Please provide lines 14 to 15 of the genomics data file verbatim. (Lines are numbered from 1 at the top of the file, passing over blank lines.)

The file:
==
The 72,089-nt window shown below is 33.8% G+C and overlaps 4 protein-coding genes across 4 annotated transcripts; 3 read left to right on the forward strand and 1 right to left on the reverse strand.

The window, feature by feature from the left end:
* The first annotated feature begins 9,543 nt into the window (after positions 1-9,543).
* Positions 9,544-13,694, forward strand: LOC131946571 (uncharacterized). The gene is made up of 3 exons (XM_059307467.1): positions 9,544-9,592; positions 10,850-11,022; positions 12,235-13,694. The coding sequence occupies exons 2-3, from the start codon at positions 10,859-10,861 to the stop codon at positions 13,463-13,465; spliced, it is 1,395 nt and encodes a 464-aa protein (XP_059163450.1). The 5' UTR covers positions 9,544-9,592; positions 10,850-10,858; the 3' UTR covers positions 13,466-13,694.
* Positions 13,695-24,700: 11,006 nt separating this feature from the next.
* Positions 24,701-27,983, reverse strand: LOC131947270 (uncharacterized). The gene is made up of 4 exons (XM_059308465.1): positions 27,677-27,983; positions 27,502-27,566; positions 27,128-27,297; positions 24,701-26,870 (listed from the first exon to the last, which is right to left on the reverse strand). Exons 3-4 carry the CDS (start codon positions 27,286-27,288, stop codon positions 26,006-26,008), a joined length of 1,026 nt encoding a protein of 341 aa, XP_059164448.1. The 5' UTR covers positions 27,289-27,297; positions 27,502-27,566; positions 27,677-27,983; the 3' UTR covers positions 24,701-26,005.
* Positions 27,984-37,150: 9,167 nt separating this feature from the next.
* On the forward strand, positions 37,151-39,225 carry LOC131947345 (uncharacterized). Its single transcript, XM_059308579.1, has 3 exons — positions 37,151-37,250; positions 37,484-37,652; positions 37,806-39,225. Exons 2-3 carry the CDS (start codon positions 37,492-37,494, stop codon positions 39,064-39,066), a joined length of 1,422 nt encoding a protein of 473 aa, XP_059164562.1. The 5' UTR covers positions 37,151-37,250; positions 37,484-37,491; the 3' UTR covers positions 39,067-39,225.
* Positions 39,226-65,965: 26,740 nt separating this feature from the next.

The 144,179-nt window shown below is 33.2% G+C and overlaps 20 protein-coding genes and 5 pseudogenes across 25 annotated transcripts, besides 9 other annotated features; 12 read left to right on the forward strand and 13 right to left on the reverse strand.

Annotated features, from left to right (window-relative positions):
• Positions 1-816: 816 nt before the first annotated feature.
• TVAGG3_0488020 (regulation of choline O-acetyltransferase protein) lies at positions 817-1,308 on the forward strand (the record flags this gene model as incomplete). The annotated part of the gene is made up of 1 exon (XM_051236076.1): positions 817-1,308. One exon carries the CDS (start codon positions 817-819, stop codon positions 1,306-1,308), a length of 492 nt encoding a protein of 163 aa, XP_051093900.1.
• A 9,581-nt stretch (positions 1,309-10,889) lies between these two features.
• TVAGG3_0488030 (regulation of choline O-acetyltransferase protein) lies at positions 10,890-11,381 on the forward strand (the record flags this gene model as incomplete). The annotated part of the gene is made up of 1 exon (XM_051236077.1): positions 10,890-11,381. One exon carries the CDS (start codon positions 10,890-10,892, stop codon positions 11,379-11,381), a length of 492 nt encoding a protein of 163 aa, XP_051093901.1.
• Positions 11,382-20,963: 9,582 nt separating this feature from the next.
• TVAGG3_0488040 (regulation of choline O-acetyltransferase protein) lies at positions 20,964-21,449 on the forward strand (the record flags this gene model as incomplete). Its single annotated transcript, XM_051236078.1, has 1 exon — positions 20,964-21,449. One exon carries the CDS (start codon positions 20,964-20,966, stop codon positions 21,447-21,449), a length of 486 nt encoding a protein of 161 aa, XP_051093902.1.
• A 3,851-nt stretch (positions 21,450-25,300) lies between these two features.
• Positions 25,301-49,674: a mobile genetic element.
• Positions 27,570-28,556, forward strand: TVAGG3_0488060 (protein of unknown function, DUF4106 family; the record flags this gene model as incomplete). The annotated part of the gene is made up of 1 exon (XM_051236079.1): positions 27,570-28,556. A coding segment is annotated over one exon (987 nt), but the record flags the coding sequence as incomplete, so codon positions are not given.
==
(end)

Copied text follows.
• A 9,581-nt stretch (positions 1,309-10,889) lies between these two features.
• TVAGG3_0488030 (regulation of choline O-acetyltransferase protein) lies at positions 10,890-11,381 on the forward strand (the record flags this gene model as incomplete). The annotated part of the gene is made up of 1 exon (XM_051236077.1): positions 10,890-11,381. One exon carries the CDS (start codon positions 10,890-10,892, stop codon positions 11,379-11,381), a length of 492 nt encoding a protein of 163 aa, XP_051093901.1.